Garry and I had a lot of common ground, we knew what each other were likely to do, so we used a few tricks from our T34 days – to make our task easier. We instinctively knew that certain things would work e.g. if I played powerful chords with a space between the changes (as in ‘Playing at Life’) a sense of drama and anticipation would be created. Likewise if Garry played long notes on the string machine a sense of relief and elation would be created. Nicola and her haunted cries and whispers, simply and beautifully nestled inside a blanket of barbed sound, the nerve jangling relentless T34 blitzkrieg – a hybrid of sounds, spawned from Kraftwerk, Orchestral Manoeuvres In The Dark, Bauhaus, Led Zeppelin, The Banshees etc – all plundered from vast record collections and tapes, a Post Modernist dream. The result made the hairs stand up on the back of your neck.

We belonged to the Evesham scene. The Dancing Did and The Photos were a totally different breed to Finish The Story, we were the oddballs. The Vauxhall Inn was where we all drank. The bar was full of haircuts, young flesh and anticipation, mixed in with the occasional Gypsy (Did). Finish The Story only rehearsed in Evesham a few times, the rest of the time we rehearsed in Bromsgrove or Bristol. We always came back to The Vauxhall for a bit of local culture because that is where we began and where Nicola wanted to escape from – it was a reminder. There were great parties with allsorts of shenanigans going on – at one a bloke swapped his boyfriend for a sofa – how bohemian. I can remember going back one time when the Vauxhall bar was quiet and subdued. Virtually everybody in the bar had pubic lice, the local chemists had run out of cream and had to have emergency supplies shipped in from neighbouring towns. Was it lice or a STD? Either way Finish The Story were clean, weâ’d been in Bristol working hard for a gig.
The chance to support The Cure at Hammersmith Odeon came about because Robert Smith had heard a copy of ‘Doorways’ and had liked what he’d heard. It was great fun – a proper dressing room, hospitality and catering. (I bred Goats at the time – I’d bred a breed champion – so I asked the catering company to save me all the vegetable peelings so I could give them to my goats as a treat. How Rock and Roll was that?)

Robert Smith mixed the sound for us, allegedly. Jez Gibson played sax for us – his bowels were empty, he’d spent most of the day on the loo due to fear. (I always felt happier when Jez was with us he was musically reliable and trust worthy, solid and could always tell what was required without any verbal interaction – he also created the strong backbone of The Urge and T34.) Hamersmith Odeon was a vast place and our pathetic amount of gear was lost on the stage. When the stage lights came on you couldn’t see a thing it was like being in a small room – just another day at the office. The after show party was crowded and there was lots of tears. I’m not sure what was going on. I stood next to a black spiked haired girl and whispered into Nicola’s ear “Christ she stinks” I was dragged away and told “That was Siouxsie”. I’d turned my nose up at one of my icons – whoops.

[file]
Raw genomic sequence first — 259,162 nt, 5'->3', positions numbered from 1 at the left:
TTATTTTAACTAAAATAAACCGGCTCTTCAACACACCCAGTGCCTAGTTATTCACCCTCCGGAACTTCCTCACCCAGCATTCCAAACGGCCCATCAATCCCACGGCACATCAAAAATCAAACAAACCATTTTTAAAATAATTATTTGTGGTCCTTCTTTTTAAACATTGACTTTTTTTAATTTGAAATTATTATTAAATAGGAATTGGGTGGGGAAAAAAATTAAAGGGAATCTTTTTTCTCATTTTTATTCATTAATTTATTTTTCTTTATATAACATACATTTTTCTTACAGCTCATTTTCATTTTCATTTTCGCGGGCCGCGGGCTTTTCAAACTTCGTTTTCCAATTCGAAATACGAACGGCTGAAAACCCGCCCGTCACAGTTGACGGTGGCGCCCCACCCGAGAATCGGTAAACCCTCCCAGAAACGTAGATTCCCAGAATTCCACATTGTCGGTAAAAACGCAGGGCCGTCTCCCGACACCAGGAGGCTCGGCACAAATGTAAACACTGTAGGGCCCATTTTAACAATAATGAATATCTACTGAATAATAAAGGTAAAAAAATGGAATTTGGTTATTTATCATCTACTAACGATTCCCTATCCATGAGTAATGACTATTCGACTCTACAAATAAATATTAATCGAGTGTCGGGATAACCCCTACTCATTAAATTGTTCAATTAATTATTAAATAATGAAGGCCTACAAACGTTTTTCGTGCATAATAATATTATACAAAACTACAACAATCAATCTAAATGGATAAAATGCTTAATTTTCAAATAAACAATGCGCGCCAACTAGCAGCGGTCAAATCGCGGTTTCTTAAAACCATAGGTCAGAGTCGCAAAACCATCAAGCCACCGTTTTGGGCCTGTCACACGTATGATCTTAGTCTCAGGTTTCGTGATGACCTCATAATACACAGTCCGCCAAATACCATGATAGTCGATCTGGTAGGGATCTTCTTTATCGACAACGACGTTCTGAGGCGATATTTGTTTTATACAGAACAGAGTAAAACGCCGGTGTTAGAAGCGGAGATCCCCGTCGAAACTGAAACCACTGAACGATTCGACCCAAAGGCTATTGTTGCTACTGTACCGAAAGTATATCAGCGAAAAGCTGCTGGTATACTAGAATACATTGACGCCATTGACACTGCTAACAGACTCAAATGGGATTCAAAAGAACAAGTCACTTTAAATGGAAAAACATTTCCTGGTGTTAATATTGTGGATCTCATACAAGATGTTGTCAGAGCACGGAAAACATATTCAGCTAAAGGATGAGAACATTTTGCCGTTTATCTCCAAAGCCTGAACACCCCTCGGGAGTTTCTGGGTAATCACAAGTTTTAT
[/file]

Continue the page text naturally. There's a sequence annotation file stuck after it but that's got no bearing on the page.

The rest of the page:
There was always a tension between the three of us – sometimes it was creative and sometimes smothering – sometimes it simply got too much for us – musically it had got too intimate and close to the bone. Socially we had a good time – we were always a marriage of three and relationships outside the triangle were always difficult and fleeting. (Until we played at the Era Club in Bristol and I met my future wife.) With any ménage a trios there is always somebody at some point left twiddling their thumbs. I always felt I was the third member and in some respects I was perceived as that.

Tim Harrison of The Dancing Did gave me an opportunity to reclaim my identity. I became a pawn in a politically motivated piece of choke chain pulling by Tim. The position of bassist had become available in The Dancing Did, Mr. M. Doorman (ho, ho) had already decided who he wanted to take over the vacant bassist position – Tim was pissed off and wanted to regain control – He insisted they had auditions – Tim asked me and told me the decision was a forgone conclusion. However – I played a fucking blinder – I played with a hard white funk attitude. I never got the job…….Nicola went berserk and I think that was the first time I really got sacked. If by some strange twist of fate I had been offered the chance to join The Dancing Did, I would have taken it and left Finish The Story – FTS was in a negative phase at the time. Nicola and Garry were getting on my nerves and I was getting on theirs. I was forgiven and Nicola had revenge by writing ‘You’ll Never Have The Chance To Do It Again’ not quite a love song! – but it got the fire back into our bellies and things got better.

Peter Bright (May 27th 2005)